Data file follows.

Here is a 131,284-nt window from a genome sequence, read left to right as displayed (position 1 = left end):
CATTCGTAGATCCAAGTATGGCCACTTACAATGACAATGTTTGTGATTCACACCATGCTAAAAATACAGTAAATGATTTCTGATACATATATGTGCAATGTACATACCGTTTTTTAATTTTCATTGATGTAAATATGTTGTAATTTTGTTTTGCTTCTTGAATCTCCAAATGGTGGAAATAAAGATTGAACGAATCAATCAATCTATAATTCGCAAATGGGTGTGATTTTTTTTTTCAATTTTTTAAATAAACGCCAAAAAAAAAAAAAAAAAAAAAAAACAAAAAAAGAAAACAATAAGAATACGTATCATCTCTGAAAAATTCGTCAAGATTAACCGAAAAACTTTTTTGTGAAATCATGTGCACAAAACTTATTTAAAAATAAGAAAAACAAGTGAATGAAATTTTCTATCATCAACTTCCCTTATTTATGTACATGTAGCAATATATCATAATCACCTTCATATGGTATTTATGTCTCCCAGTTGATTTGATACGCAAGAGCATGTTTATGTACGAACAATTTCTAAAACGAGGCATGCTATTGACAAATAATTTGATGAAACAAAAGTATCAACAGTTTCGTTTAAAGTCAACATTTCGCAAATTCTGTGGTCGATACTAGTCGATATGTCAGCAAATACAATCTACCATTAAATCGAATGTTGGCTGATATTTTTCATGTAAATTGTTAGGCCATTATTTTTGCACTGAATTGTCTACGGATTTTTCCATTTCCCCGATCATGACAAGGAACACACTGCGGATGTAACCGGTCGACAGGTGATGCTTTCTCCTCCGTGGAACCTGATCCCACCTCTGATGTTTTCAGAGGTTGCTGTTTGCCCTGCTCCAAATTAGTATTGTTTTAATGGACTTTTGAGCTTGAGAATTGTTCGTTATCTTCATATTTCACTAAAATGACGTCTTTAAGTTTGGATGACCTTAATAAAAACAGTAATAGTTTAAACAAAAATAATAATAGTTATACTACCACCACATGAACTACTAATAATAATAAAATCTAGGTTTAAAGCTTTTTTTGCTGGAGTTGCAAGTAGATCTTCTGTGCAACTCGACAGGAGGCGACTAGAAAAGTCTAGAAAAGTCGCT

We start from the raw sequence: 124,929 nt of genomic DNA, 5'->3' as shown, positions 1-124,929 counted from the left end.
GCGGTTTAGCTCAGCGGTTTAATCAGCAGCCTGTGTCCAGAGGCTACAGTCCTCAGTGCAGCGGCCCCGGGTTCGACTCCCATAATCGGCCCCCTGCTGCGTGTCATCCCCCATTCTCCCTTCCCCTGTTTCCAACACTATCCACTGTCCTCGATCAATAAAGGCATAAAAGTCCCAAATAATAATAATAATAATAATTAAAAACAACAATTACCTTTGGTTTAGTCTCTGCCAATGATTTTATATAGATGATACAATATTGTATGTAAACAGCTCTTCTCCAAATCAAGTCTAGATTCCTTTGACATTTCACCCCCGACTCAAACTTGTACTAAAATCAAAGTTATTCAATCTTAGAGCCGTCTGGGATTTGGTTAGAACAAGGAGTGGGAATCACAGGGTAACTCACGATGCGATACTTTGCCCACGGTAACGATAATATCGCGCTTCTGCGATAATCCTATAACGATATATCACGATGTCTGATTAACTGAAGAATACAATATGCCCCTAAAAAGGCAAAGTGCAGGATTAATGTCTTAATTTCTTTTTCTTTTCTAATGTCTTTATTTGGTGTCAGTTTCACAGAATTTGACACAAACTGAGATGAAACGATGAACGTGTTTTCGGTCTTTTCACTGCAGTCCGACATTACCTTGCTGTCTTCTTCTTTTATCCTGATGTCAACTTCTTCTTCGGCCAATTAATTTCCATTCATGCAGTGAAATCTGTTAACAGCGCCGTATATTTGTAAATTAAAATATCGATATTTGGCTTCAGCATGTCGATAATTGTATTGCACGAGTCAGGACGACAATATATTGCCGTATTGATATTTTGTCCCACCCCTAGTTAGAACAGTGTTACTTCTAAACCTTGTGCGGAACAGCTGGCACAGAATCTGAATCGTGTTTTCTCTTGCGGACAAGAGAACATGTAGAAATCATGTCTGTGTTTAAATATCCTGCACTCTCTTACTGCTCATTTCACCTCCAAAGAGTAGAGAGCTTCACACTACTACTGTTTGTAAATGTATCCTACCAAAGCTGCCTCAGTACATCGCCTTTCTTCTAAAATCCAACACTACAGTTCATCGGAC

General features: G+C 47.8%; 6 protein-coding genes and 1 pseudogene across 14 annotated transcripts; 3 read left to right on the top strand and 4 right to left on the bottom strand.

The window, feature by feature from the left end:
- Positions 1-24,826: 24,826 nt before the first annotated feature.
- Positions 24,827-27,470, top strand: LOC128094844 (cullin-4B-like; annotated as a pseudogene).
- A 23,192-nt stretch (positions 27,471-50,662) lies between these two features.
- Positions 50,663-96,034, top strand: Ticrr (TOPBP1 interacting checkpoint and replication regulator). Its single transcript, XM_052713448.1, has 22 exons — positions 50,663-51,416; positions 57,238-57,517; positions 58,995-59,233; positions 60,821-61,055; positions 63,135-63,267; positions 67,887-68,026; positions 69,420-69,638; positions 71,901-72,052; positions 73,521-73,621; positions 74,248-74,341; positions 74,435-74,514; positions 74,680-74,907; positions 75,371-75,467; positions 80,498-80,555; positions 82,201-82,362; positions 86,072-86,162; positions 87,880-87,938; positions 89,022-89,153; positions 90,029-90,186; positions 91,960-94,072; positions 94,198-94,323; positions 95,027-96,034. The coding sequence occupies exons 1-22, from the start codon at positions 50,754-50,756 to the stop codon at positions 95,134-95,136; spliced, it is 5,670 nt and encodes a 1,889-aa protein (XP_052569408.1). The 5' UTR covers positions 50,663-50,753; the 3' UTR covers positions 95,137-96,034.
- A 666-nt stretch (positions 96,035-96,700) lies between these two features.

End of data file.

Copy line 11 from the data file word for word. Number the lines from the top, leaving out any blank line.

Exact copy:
- A 666-nt stretch (positions 96,035-96,700) lies between these two features.